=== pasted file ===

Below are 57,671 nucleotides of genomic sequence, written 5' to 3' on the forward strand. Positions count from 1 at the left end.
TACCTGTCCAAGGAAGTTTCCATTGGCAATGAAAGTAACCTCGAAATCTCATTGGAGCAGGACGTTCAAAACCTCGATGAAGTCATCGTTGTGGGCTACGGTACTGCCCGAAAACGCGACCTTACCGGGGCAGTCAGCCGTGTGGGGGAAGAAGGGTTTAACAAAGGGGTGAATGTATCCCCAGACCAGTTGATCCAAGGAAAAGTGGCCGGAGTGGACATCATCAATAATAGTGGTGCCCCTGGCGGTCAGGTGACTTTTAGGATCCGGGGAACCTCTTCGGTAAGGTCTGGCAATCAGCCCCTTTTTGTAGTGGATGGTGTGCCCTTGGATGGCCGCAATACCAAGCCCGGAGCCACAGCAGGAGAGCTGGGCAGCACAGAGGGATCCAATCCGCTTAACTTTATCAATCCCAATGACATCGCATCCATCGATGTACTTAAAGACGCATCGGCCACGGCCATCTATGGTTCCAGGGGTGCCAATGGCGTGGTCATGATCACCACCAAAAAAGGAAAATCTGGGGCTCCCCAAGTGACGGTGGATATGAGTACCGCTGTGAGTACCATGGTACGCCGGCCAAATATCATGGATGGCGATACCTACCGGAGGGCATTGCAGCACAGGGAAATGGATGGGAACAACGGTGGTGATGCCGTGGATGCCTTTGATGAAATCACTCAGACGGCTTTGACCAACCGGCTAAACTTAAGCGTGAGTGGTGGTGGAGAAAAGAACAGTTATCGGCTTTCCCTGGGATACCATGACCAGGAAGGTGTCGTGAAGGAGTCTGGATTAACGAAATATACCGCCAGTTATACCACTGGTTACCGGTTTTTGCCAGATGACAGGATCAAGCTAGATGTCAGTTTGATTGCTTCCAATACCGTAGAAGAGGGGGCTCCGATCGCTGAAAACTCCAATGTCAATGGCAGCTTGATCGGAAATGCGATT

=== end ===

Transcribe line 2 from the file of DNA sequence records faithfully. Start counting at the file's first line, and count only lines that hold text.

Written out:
TACCTGTCCAAGGAAGTTTCCATTGGCAATGAAAGTAACCTCGAAATCTCATTGGAGCAGGACGTTCAAAACCTCGATGAAGTCATCGTTGTGGGCTACGGTACTGCCCGAAAACGCGACCTTACCGGGGCAGTCAGCCGTGTGGGGGAAGAAGGGTTTAACAAAGGGGTGAATGTATCCCCAGACCAGTTGATCCAAGGAAAAGTGGCCGGAGTGGACATCATCAATAATAGTGGTGCCCCTGGCGGTCAGGTGACTTTTAGGATCCGGGGAACCTCTTCGGTAAGGTCTGGCAATCAGCCCCTTTTTGTAGTGGATGGTGTGCCCTTGGATGGCCGCAATACCAAGCCCGGAGCCACAGCAGGAGAGCTGGGCAGCACAGAGGGATCCAATCCGCTTAACTTTATCAATCCCAATGACATCGCATCCATCGATGTACTTAAAGACGCATCGGCCACGGCCATCTATGGTTCCAGGGGTGCCAATGGCGTGGTCATGATCACCACCAAAAAAGGAAAATCTGGGGCTCCCCAAGTGACGGTGGATATGAGTACCGCTGTGAGTACCATGGTACGCCGGCCAAATATCATGGATGGCGATACCTACCGGAGGGCATTGCAGCACAGGGAAATGGATGGGAACAACGGTGGTGATGCCGTGGATGCCTTTGATGAAATCACTCAGACGGCTTTGACCAACCGGCTAAACTTAAGCGTGAGTGGTGGTGGAGAAAAGAACAGTTATCGGCTTTCCCTGGGATACCATGACCAGGAAGGTGTCGTGAAGGAGTCTGGATTAACGAAATATACCGCCAGTTATACCACTGGTTACCGGTTTTTGCCAGATGACAGGATCAAGCTAGATGTCAGTTTGATTGCTTCCAATACCGTAGAAGAGGGGGCTCCGATCGCTGAAAACTCCAATGTCAATGGCAGCTTGATCGGAAATGCGATT